The current TCN SCADA/EMS has centralized data aggregation centres at NCC Osogbo and SNCC Shiroro. The system consists of various packages like fault analyzers, data historian, power flow analyzer, contingency analyzer, etc. These various packages are aimed to work in harmony to achieve the key objectives of real time supervision and control of the power system for stability and security as well as data acquisition for system analysis and planning. However, these very appealing objectives are rarely achieved due to the limitations in communication infrastructure, substation automation, flexibility of the existing SCADA/EMS and user proficiency.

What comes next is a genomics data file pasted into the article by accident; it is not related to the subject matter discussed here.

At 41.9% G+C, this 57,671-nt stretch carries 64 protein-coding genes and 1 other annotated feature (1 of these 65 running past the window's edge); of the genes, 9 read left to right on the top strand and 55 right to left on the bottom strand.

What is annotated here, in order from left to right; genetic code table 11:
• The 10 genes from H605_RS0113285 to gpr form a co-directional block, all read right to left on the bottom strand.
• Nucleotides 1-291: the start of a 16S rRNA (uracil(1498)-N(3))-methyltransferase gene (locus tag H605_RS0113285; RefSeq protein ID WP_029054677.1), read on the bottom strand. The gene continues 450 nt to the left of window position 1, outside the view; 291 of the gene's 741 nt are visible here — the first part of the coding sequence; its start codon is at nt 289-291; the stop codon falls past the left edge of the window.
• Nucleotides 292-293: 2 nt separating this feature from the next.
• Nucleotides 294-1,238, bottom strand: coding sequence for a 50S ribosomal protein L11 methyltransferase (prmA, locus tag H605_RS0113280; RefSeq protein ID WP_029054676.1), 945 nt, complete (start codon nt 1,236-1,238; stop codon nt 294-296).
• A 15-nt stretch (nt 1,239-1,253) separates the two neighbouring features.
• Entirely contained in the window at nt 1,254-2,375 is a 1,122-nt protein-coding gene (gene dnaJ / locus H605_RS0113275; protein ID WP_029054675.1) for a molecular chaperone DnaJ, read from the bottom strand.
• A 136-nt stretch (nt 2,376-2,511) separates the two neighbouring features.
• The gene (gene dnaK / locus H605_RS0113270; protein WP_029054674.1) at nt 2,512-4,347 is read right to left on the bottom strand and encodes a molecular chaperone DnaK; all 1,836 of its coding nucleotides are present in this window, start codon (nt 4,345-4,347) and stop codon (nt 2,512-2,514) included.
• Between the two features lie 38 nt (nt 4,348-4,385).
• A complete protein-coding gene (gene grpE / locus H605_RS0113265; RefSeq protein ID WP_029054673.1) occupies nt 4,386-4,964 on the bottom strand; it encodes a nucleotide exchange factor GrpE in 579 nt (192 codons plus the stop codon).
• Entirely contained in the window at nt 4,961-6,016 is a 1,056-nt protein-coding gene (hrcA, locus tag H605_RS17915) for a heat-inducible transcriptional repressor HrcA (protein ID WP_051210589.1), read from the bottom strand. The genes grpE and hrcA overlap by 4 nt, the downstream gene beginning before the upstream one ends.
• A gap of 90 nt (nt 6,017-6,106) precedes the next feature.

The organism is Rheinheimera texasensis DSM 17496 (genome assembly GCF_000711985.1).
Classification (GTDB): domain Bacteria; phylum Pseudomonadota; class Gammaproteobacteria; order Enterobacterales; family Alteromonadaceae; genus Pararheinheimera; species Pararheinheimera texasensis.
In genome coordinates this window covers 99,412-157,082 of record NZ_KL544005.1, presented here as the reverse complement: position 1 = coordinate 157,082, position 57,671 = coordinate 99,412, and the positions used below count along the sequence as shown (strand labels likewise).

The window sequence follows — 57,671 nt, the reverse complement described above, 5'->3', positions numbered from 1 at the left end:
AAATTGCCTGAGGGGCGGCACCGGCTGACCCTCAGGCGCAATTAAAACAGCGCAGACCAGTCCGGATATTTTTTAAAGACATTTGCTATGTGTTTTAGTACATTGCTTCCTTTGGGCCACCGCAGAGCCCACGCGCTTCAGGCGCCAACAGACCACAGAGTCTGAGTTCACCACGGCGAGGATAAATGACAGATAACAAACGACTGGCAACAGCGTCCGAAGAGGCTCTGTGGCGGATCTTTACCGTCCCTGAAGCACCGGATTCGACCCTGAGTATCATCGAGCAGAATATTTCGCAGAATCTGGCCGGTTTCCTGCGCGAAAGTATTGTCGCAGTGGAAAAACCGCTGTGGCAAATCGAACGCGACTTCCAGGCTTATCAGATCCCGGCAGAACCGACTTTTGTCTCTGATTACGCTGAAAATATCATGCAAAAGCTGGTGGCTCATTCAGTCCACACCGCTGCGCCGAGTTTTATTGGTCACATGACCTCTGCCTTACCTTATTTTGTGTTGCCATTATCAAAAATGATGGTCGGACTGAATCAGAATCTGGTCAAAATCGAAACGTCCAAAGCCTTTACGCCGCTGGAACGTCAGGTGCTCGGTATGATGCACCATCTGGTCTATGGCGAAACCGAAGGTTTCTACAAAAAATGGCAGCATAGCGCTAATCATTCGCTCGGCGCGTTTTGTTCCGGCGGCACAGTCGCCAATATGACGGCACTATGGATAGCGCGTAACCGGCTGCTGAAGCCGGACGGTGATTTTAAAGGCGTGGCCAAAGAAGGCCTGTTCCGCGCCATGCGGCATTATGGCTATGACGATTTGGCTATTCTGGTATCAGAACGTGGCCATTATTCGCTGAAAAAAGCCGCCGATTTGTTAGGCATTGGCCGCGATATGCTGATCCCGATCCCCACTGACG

The dream for a desired and successful SCADA/EMS implementation begins with a reliable procurement process. To accomplish this, a solution-based procurement process which encompasses equipment procurement as well as all the factors that relate with the system to ensure that the desired objectives are met before the project close out should be adopted. This procurement process will recognize and correct the challenges that have plagued the current SCADA/EMS.